Wednesday, January 28, 2009

Reducing Technical Support Costs by Leveraging the YouTube Platform.

In these tough economic times where there are mass layoffs, companies are looking to cut or reduce costs anywhere they can. One of numerous ways to cut costs is in the technical support department. Many joke that Marketing departments are cut first when it comes to layoffs. Not true anymore as EVERYONE now is vulnerable. A colleague of mine who is a product manager for a Silicon Valley firm recently lost ½ his technical support staff due to layoffs. The company, and the tech support group, is now overwhelmed with customer “issues” (bugs). With half the staff gone, he was looking for ways to “bridge the gap” for his small tech support group. He asked me for recommendations. I told him straight up to look at a web 2.0 platform to alleviate the tech support crunch, specifically YouTube.


Create a YouTube channel specifically geared towards your company, brand or product you need to support. Buy some cheap Flip digital camcorders ($149.99), and give them out to your team or product manager. Dig through the technical support bug or “issue” database and sort out the top 10 issues or bugs that customers complain about. Sit down in front of a computer with the Flip camera and record how to resolve each bug step by step and narrate.

This can work for hardware or any product that needs technical support. Sit down and go over frequently asked questions (FAQ’s). They can be simple setup questions or advanced features questions. Get CREATIVE in your videos. Record all possible workarounds surrounding your products issues.

Post the link to your YouTube channel from the technical support site section on the company’s web page. One advantage of using the YouTube platform is that you do not have to incur the cost of hosting the videos yourself. This can be costly, especially if the videos are large in size and the data download price of high traffic (MB/month).

The YouTube Advantage
  • Zero MB/month traffic usage costs
  • Zero hosting costs associated with these videos taking up space on your servers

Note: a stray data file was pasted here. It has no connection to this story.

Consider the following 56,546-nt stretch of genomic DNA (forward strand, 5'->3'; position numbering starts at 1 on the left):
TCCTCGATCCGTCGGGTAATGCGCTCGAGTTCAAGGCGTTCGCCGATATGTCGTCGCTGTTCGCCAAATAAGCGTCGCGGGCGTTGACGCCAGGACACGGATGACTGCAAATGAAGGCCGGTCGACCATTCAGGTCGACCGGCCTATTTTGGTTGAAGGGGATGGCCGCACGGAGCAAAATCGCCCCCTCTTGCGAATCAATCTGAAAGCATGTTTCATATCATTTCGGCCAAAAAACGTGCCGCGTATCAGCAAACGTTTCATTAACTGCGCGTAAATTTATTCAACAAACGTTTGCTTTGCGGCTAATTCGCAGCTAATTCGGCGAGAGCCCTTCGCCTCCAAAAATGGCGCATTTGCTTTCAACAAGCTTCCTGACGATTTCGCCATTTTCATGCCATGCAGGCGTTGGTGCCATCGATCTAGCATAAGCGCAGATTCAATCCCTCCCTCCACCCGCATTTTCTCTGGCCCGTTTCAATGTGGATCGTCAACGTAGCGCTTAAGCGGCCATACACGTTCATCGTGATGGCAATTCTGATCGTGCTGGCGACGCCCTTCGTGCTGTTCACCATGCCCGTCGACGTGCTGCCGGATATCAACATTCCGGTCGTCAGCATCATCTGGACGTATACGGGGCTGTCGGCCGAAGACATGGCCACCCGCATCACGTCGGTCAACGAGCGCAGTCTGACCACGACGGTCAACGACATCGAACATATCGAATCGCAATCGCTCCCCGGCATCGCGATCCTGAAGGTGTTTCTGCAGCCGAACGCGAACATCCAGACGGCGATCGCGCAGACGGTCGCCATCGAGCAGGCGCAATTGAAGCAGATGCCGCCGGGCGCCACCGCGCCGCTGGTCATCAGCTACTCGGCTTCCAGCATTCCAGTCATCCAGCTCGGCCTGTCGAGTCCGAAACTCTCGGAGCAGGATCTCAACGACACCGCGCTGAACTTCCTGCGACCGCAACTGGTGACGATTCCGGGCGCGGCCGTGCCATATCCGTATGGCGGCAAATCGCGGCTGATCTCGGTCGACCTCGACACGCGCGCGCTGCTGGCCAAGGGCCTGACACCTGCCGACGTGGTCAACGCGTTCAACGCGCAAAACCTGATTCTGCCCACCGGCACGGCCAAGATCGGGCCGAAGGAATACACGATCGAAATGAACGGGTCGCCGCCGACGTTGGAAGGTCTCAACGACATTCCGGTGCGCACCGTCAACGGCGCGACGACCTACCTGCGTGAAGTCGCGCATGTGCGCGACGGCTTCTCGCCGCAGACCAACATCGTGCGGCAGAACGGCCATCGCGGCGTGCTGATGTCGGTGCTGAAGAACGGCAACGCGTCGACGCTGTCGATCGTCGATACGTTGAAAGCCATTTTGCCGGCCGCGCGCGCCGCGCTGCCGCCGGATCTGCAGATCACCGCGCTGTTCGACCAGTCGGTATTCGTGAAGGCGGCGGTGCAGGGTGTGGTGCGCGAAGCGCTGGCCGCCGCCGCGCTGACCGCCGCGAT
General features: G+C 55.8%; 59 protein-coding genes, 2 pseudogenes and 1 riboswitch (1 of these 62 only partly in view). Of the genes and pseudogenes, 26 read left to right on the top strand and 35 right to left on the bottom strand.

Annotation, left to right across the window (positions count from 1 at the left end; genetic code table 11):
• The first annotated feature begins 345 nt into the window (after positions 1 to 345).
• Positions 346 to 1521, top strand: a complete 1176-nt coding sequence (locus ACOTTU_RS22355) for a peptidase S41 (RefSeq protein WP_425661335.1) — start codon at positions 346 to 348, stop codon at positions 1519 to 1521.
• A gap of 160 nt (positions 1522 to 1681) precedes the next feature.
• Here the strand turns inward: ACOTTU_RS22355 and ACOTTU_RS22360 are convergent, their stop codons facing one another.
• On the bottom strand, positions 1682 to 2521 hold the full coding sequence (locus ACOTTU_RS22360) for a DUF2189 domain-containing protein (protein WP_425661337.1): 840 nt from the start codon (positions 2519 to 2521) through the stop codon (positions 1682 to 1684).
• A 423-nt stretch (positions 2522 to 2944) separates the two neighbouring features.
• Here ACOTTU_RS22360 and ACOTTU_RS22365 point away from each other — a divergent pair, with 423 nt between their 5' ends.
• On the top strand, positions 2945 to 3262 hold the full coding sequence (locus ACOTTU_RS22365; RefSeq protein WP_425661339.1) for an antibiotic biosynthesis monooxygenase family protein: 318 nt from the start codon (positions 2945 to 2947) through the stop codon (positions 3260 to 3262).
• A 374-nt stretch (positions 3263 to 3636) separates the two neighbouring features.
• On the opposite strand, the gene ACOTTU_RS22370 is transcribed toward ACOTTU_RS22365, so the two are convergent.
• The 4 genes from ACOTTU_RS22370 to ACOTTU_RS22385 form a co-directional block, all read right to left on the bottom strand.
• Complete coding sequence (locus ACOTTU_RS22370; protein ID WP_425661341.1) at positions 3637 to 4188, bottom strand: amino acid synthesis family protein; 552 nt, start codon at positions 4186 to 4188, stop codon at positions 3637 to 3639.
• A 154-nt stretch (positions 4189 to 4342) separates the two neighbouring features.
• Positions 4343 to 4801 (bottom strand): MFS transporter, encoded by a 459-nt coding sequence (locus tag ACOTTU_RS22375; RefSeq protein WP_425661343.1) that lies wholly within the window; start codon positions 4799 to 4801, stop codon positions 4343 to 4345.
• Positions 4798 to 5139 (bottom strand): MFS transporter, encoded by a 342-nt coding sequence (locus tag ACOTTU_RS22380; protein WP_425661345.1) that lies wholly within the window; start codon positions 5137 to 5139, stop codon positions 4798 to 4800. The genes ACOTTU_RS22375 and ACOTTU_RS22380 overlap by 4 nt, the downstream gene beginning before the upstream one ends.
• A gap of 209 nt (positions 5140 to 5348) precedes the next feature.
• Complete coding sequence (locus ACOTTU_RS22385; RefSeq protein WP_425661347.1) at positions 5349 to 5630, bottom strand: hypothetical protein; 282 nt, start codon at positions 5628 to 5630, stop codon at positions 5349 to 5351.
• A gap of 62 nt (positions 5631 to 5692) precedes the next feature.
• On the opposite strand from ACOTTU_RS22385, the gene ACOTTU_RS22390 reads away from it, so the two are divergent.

• 24/7 YouTube up time for customers around the world

You get the idea. This is a major value-add if your technical support team is understaffed. Hopefully, in time, the technical support call volume (email) will decline.

Wednesday, January 14, 2009

How to Monetize Twitter

Rumor has it that 2009 is the year Twitter finally will monetize its website. This chatter has been growing the last few months from Internet Industry experts and media pundits. The latest rumor has it by end of Q1 2009, Twitter will debut its monetization plan.

For newbie’s, here is a quick review of Twitter. According to Wikipedia, Twitter is a "free social networking and micro-blogging service that allows its users to send and read other users’ updates (otherwise known as tweets), which are text-based posts of up to 140 characters in length". But this doesn’t tell half the story. Twitter is much more than a micro blogging platform. Twitter has morphed into a new media channel where you can gossip, opinionated interaction, news reporting, info (web) commercials, links to news and articles. With old Media dying a slow death (today only four in 10 households subscribe to a daily newspaper compared to a more than 100% household penetration in 1950), Twitter has emerged as a new powerful media channel. Twitter is also useful for small to large corporations i.e., from media relations to product technical support.

New uses of Twitter arise every day.

How would you monetize Twitter? Easier said than done. Being a big fan of Twitter, I'm getting a bit restless waiting for them to announce or roll out an idea or platform they can generate revenue from. My guess is that the plan will be this year and management (and their VCs) are not ready to show their hand yet. So with that, I’d like to give my 2 cents and show them the money!

First, you want to monetize the Twitter network while at the same time increase its user base. My overall idea centers on giving each new and existing user a small amount (%) of ad revenue. What! Am I crazy?! Nope. Let me explain. The new ad section would focus on user’s profiles (tweets). Only ads that are “click thru” on the individual user profile will get a % payout. Rectangle box at the end of Twit section will serve as ad section.

Ad section:
- Simple box
- Contextual advertising in tweet box. Figure users psychographic profile. Useful in Market segmentation in serving up individual ads.